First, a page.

International Chain Slashes Menu
by David Klemt
If you’re curious as to whether “lean and mean” menus are here to stay as a result of the pandemic, look no further than one international chain.
Moving forward, Applebee’s Grill + Bar menus will be some 60 items lighter.
The chain’s menu will be 38 percent smaller, and the change is permanent.
Of course, it isn’t like the Applebee’s menu is tiny now. At about 100 items, it’s still larger than most independent restaurant menus. For contrast, KRG Hospitality president Doug Radkey, in most cases, recommends 12- to 32-item food menus.
Still, the casual dining chain cutting 60 items permanently is a big move.
The decision is a direct result of the pandemic and the toll it took on Applebee’s and the industry overall. Unfortunately, like many operators big and small, chain and independent, the chain had to furlough staff. Lightening the menu made it easier for the chain to adapt and shift toward takeout and delivery.
Weak performers and complex items that affect efficiency are gone. According to John Cywinski, Applebee’s president, the decision means faster ticket times, more consistency, and better efficiency.
Among the 60 or so items that are no longer available: the triple cheeseburger, clam chowder, and BBQ brisket tacos.
The decision to eliminate dozens of complex and lagging items puts Applebee’s in a better position for Summer 2021, potentially.
Speaking with CNN Business, Cywinski said, “The team will have to be very thoughtful about every single product or beverage they introduce, and the consequence of it from a complexity standpoint.”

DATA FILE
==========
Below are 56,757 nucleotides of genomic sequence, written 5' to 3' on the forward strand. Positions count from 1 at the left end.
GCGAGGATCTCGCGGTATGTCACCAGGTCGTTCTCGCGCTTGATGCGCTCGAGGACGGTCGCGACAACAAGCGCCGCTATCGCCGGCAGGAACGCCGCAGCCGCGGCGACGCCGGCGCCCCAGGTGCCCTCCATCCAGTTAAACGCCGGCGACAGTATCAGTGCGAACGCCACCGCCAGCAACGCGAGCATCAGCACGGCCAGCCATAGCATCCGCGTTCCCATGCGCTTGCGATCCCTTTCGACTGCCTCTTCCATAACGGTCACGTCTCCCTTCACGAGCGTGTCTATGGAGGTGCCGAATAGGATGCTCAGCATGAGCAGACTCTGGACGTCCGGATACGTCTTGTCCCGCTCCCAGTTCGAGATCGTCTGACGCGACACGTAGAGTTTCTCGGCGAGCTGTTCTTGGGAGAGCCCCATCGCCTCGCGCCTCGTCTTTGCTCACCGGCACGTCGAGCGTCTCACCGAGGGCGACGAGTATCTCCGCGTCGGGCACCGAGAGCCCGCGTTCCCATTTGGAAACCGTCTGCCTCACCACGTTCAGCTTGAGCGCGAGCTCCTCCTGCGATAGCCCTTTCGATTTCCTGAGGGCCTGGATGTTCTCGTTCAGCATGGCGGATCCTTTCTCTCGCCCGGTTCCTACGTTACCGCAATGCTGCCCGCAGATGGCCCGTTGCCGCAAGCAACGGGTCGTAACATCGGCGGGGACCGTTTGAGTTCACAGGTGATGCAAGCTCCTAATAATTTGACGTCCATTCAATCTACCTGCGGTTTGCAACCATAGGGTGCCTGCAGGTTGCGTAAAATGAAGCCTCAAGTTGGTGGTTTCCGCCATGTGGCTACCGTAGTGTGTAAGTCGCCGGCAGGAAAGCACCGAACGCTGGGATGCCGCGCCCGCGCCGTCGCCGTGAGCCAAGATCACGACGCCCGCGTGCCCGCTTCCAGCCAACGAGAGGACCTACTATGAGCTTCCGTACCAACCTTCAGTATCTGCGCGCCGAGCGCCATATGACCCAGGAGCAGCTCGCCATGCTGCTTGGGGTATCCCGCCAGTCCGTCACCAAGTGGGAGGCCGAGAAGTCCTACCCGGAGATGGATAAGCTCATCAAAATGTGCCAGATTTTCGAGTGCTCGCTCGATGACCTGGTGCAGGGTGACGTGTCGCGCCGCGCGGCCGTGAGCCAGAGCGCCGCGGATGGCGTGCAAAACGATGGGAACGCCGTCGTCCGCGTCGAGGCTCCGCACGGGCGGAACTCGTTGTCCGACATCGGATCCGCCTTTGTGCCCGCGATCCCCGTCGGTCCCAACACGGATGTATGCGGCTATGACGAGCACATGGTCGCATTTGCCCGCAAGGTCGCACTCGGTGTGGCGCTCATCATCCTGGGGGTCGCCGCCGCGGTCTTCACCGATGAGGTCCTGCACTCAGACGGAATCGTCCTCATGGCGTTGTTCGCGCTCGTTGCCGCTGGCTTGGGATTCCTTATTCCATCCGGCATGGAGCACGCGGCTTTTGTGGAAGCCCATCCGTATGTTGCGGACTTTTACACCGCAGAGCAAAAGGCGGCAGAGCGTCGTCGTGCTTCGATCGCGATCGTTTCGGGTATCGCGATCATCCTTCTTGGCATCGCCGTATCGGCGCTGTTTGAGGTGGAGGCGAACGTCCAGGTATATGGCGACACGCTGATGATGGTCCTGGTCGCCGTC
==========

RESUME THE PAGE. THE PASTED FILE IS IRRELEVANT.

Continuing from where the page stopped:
That thoughtful approach is crucial in large part because of Applebee’s new menu policy: When a new item comes onto the menu, an old item must go.
Accordingly, Applebee’s can remain innovative while avoiding once again inflating their menus.
With demand for social interaction, a return to normalcy, and in-person restaurant and bar visits set to explode, Applebee’s finds itself with a menu that’s nearly 40-percent smaller. That should make it simpler for the chain’s restaurant and bar teams to fill orders quickly, efficiently, and consistently.
Every operator needs to know their numbers. That doesn’t just mean costs and inventory, by the way.
Do you know the cook times for each food item on your menu? Do you know how many dishes you can make with a given ingredient? Is thoughtful cross-utilization an important element of your F&B operations?
The answers to those questions can help you identify bottlenecks in your operation and become more agile.
Another important question to consider: Do you know which menu items are your slowest sellers? If you do, answer this: Why are they still on your menu?
When you eliminate an item, yes, some guests will express their disappointment. You’ll have to weigh the costs of keeping a poor performer against freeing up resources by losing an item that rarely sells. You may even identify an item that you personally love but just doesn’t move. Again, you have to do what’s best for your bottom line.
You may not have 160 items on your menu. You may not have 100. That doesn’t mean you don’t have at least a handful of items that you can eliminate to reduce costs and increase revenue.
Image: Applebee’s Grill + Bar